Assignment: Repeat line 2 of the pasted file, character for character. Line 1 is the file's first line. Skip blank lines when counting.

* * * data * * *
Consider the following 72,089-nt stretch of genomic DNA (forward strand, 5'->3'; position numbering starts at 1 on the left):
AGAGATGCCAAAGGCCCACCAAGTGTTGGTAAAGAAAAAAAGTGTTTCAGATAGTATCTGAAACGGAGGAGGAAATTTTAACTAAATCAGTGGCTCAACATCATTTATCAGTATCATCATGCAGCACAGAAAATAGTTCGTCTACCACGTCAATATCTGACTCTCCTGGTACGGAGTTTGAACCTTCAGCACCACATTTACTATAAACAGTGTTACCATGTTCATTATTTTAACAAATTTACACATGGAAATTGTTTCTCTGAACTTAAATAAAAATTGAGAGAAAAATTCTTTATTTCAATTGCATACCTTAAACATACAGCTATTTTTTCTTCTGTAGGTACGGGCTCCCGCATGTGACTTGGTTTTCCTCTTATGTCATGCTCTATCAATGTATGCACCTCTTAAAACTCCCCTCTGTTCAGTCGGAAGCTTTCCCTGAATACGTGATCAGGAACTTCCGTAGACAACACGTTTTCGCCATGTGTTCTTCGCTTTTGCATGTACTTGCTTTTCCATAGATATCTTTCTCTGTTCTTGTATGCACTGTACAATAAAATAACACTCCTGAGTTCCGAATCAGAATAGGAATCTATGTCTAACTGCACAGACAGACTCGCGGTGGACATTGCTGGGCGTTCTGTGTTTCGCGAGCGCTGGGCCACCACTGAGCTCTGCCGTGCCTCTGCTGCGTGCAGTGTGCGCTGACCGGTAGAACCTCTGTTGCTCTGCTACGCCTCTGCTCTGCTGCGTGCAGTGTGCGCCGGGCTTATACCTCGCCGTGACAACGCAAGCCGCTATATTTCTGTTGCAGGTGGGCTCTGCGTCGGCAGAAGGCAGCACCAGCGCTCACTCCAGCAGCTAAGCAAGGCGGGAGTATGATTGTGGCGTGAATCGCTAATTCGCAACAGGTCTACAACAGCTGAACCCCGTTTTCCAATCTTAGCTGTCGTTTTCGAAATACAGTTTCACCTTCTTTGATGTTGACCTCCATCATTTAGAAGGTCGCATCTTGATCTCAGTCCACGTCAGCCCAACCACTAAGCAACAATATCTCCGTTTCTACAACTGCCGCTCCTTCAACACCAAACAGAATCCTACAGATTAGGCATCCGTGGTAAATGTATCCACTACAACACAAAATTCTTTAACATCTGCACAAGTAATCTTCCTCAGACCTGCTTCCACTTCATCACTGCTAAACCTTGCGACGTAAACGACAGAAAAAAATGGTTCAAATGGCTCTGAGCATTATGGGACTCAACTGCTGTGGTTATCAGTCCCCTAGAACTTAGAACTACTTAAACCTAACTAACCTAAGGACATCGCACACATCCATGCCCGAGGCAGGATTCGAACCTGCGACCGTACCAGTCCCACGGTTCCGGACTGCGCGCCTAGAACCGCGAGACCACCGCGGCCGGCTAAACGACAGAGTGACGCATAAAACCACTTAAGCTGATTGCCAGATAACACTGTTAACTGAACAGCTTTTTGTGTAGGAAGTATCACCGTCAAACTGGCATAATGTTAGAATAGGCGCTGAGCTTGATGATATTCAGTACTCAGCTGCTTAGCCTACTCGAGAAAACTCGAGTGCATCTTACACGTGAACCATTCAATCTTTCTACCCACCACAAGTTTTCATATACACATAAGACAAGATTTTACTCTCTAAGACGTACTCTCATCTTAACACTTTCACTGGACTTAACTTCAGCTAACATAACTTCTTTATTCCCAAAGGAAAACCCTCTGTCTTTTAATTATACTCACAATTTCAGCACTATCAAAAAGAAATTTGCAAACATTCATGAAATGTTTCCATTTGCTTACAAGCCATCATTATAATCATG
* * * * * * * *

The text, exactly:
AGAGATGCCAAAGGCCCACCAAGTGTTGGTAAAGAAAAAAAGTGTTTCAGATAGTATCTGAAACGGAGGAGGAAATTTTAACTAAATCAGTGGCTCAACATCATTTATCAGTATCATCATGCAGCACAGAAAATAGTTCGTCTACCACGTCAATATCTGACTCTCCTGGTACGGAGTTTGAACCTTCAGCACCACATTTACTATAAACAGTGTTACCATGTTCATTATTTTAACAAATTTACACATGGAAATTGTTTCTCTGAACTTAAATAAAAATTGAGAGAAAAATTCTTTATTTCAATTGCATACCTTAAACATACAGCTATTTTTTCTTCTGTAGGTACGGGCTCCCGCATGTGACTTGGTTTTCCTCTTATGTCATGCTCTATCAATGTATGCACCTCTTAAAACTCCCCTCTGTTCAGTCGGAAGCTTTCCCTGAATACGTGATCAGGAACTTCCGTAGACAACACGTTTTCGCCATGTGTTCTTCGCTTTTGCATGTACTTGCTTTTCCATAGATATCTTTCTCTGTTCTTGTATGCACTGTACAATAAAATAACACTCCTGAGTTCCGAATCAGAATAGGAATCTATGTCTAACTGCACAGACAGACTCGCGGTGGACATTGCTGGGCGTTCTGTGTTTCGCGAGCGCTGGGCCACCACTGAGCTCTGCCGTGCCTCTGCTGCGTGCAGTGTGCGCTGACCGGTAGAACCTCTGTTGCTCTGCTACGCCTCTGCTCTGCTGCGTGCAGTGTGCGCCGGGCTTATACCTCGCCGTGACAACGCAAGCCGCTATATTTCTGTTGCAGGTGGGCTCTGCGTCGGCAGAAGGCAGCACCAGCGCTCACTCCAGCAGCTAAGCAAGGCGGGAGTATGATTGTGGCGTGAATCGCTAATTCGCAACAGGTCTACAACAGCTGAACCCCGTTTTCCAATCTTAGCTGTCGTTTTCGAAATACAGTTTCACCTTCTTTGATGTTGACCTCCATCATTTAGAAGGTCGCATCTTGATCTCAGTCCACGTCAGCCCAACCACTAAGCAACAATATCTCCGTTTCTACAACTGCCGCTCCTTCAACACCAAACAGAATCCTACAGATTAGGCATCCGTGGTAAATGTATCCACTACAACACAAAATTCTTTAACATCTGCACAAGTAATCTTCCTCAGACCTGCTTCCACTTCATCACTGCTAAACCTTGCGACGTAAACGACAGAAAAAAATGGTTCAAATGGCTCTGAGCATTATGGGACTCAACTGCTGTGGTTATCAGTCCCCTAGAACTTAGAACTACTTAAACCTAACTAACCTAAGGACATCGCACACATCCATGCCCGAGGCAGGATTCGAACCTGCGACCGTACCAGTCCCACGGTTCCGGACTGCGCGCCTAGAACCGCGAGACCACCGCGGCCGGCTAAACGACAGAGTGACGCATAAAACCACTTAAGCTGATTGCCAGATAACACTGTTAACTGAACAGCTTTTTGTGTAGGAAGTATCACCGTCAAACTGGCATAATGTTAGAATAGGCGCTGAGCTTGATGATATTCAGTACTCAGCTGCTTAGCCTACTCGAGAAAACTCGAGTGCATCTTACACGTGAACCATTCAATCTTTCTACCCACCACAAGTTTTCATATACACATAAGACAAGATTTTACTCTCTAAGACGTACTCTCATCTTAACACTTTCACTGGACTTAACTTCAGCTAACATAACTTCTTTATTCCCAAAGGAAAACCCTCTGTCTTTTAATTATACTCACAATTTCAGCACTATCAAAAAGAAATTTGCAAACATTCATGAAATGTTTCCATTTGCTTACAAGCCATCATTATAATCATG